We didn’t arrive in New Orleans until around 6 pm, so we checked in to the Sheraton New Orleans, enjoyed the amazing views of the city from our 36th floor room, and headed out to McDonald’s for dinner. I know, I know, we were in one of the most fantastic foodie cities and we ate at McDonald’s.

Once we ate, we grabbed our swimsuits and headed to the 8th floor rooftop pool at the Sheraton. It was small, but it was warm and it was fun to look up at the buildings. Plus, a good swim generally seems to take the crab out of the crabbiest of kids.

sheraton new orleans-rooftop pool

Insider’s Tip: Do seek out fun attractions or tours to break up a long drive. The Golden Flake tour was perfect, but it’s worth noting that tours are only available at certain times. There are no self-guided tours of the factory.

Day 5: New Orleans, LA

It was a must to go to Café du Monde in the French Quarter for powder sugar-covered beignets and café au lait. It’s cash-only and the line is frequently out the door. We must have arrived during a lull since we were able to sit right down at a table. We walked a half-mile to Café du Monde and you would have thought my kids had walked miles through the jungle. The drama…

cafe du monde-beignets

After Café du Monde, we thankfully were able to pick up a free shuttle to Mardi Gras World. Sure, it’s touristy, but I loved taking the tour and learning how the props and floats are made for Mardi Gras. Even better, everyone got a free piece of king cake (my oldest got in line twice…shhh…).

Next stop, the Insectarium. This was across the street from our hotel, so it couldn’t have been more convenient to make a stop. I was eager to check out the Bug Buffet to try out Crispy Cajun Crickets and Southwest Waxworms. Interesting, for sure.

bug buffet sign

In the evening, we were able to visit with my brother and sister-in-law, as well as their new baby. It was nice to be able to entertain a baby for a little while since my kids were more interested in watching Netflix anyway (a treat for them since we don’t have Netflix at home).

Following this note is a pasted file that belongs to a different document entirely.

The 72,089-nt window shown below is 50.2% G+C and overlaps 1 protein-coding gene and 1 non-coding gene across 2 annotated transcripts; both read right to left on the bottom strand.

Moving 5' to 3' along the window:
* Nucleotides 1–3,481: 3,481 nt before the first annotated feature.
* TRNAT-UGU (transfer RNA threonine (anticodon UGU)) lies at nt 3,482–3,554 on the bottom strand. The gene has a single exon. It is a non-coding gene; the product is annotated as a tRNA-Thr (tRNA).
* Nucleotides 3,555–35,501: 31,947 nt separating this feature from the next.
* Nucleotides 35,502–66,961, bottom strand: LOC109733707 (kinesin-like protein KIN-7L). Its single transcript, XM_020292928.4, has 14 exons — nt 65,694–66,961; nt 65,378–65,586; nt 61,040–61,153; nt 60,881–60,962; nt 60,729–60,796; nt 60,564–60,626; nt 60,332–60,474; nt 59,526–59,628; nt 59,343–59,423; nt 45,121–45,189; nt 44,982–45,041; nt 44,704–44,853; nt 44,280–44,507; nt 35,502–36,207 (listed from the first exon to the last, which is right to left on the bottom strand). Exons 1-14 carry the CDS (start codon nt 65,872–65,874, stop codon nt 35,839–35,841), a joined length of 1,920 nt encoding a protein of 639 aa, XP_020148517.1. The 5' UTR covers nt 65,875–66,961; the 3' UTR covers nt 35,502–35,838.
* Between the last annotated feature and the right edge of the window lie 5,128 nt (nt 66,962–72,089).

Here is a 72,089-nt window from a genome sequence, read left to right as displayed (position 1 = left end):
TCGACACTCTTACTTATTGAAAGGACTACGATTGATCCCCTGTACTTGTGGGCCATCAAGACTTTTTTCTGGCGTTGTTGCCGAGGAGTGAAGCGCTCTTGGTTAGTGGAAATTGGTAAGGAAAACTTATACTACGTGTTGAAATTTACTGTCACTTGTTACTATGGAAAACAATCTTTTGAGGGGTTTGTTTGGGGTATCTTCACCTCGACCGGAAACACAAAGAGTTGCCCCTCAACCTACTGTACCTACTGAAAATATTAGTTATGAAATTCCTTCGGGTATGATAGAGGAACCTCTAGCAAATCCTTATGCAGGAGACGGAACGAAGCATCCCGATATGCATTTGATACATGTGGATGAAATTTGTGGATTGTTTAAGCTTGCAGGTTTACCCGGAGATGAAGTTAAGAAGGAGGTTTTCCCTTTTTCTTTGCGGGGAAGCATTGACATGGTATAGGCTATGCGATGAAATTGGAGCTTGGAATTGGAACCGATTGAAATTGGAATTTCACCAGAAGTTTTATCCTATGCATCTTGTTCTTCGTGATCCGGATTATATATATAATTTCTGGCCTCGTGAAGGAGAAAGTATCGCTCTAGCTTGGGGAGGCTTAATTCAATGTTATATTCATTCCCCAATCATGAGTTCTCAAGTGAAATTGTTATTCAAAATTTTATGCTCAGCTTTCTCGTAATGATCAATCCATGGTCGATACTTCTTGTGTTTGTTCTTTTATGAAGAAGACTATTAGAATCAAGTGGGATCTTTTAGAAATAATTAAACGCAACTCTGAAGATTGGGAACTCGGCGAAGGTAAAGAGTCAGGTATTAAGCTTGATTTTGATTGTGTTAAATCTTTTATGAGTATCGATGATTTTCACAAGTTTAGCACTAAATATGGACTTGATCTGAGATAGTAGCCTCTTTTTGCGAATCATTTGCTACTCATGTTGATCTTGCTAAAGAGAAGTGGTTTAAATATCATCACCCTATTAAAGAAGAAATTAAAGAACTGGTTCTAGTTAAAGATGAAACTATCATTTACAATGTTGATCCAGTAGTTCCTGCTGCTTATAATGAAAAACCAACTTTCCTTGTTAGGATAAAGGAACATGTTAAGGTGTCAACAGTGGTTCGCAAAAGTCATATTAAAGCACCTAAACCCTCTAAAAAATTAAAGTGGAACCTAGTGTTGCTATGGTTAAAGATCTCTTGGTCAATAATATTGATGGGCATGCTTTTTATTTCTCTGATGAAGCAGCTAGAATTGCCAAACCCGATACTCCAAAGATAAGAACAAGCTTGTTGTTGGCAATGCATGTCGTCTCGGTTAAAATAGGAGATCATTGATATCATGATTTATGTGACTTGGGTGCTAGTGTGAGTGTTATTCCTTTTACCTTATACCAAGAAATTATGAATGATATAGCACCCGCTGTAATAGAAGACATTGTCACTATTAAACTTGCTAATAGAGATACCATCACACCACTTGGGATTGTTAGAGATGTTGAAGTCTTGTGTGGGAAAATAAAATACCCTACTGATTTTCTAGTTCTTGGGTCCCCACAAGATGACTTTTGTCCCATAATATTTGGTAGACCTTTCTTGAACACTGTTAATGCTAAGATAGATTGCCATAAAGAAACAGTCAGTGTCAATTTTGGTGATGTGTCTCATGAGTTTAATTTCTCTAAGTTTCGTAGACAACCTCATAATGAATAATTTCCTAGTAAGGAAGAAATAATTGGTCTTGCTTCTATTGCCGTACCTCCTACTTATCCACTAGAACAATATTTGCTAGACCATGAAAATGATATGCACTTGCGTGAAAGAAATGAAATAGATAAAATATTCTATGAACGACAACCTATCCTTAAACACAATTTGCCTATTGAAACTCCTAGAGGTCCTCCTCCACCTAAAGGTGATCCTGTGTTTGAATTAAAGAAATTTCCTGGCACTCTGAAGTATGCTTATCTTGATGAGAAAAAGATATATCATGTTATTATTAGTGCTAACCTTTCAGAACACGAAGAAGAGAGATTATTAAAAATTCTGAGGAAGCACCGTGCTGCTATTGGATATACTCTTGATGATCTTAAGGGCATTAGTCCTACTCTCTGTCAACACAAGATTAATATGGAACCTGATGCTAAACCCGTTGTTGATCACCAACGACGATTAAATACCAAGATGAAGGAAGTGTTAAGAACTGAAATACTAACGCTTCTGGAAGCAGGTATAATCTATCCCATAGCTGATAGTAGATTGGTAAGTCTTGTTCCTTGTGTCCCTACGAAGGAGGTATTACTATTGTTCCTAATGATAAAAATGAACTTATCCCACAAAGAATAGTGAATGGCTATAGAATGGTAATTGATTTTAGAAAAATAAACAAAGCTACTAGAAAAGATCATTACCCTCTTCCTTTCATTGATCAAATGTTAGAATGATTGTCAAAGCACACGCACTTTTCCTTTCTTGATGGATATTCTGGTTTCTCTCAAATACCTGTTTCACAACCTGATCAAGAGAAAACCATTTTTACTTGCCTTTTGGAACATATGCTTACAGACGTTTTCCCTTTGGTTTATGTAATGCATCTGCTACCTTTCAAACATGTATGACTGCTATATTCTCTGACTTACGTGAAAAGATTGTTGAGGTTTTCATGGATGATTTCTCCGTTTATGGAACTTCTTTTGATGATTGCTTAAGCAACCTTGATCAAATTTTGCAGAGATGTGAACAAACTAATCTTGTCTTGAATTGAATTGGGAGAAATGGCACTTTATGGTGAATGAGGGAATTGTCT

Insider’s Tip: While you can get beignets across New Orleans, Café du Monde really is a must-go. As I noted, be sure to bring cash. It’s cheap, just $13 for the five of us, but again, it’s cash-only.

Day 6: Beaumont & Galveston, TX

With a long drive ahead of us to Galveston, I again planned for a stop to break up the drive and that stop was in Beaumont where I snapped a pic of the world’s largest working fire hydrant and then took the kids to Gator Country. It rained mid-way through our visit, but the kids still got to wade with four baby alligators, even picking them up and putting them back in the pool. Yikes.

beaumont fire hydrant

My son was literally up past his waist in the alligator pool, so after a quick change in the car, we were off to Galveston. You need to go around Houston to get there, at least when coming from the east, and my gosh there is some kind of traffic. No one ever talks about Houston as such a bad city for traffic.

Eventually we made it to our FlipKey condo on the west end of Galveston Island after a quick stop at Walmart for frozen pizzas, TV dinners and lunch supplies. Again, I got my own bed (winning…) and we were off to the beach. A few minutes after we arrived, some guys in their early-20s told me their friend pulled a shark out of the water. Naturally, my son was waist deep in the ocean at this point.

galveston beach

We moved up the beach and had a good time despite the possible shark sighting. As we were leaving, mosquitos then brought two of my kids to tears (definitely not winning). It was like all of a sudden these huge moquitos came out of nowhere and they were a force.

Insider’s Tip: Bug spray. Bug spray. Bug spray. We got attacked by mosquitos again as we were getting into the minivan to leave Galveston. Bug spray.

Day 7: Galveston, TX  

The beach was clearly not in our future for this day, so we drove to Moody Gardens. It was about 30 minutes from our condo and well worth the drive. It’s a whole edutainment complex with an aquarium, a rainforest, various 4-D movies and a waterpark. You can easily spend the whole day there.

We started out at the Rainforest Pyramid at Moody Gardens, which had all kinds of great exhibits on the various rainforests around the world. Then we popped in for a short 4-D Rio movie, which was essentially a re-cap of the full-length movie in just 15 minutes.

rainforest pyramid-moody gardens

Next, the Aquarium Pyramid. Not as great as a full-fledged aquarium, but still a nice way to spend 30 minutes. We then moved on to check out SpongeBob SubPants, a 4-D interactive adventure in the Discovery Pyramid. Even better, two of my kids were picked as volunteers to interact with Patrick Star.

After being edutained, we headed outside to the Palm Beach waterpark for a wave pool, water slides and a lazy river. The water was the perfect temperature and I really could have spent all day on the lazy river, with or without my kids.

palm beach waterpark-moody gardens

Insider’s Tip: At Moody Gardens, opt for the day pass. Sure, it’s more expensive, but there’s so much to do there that it’s worth it over spending the money to visit just one attraction inside Moody Gardens.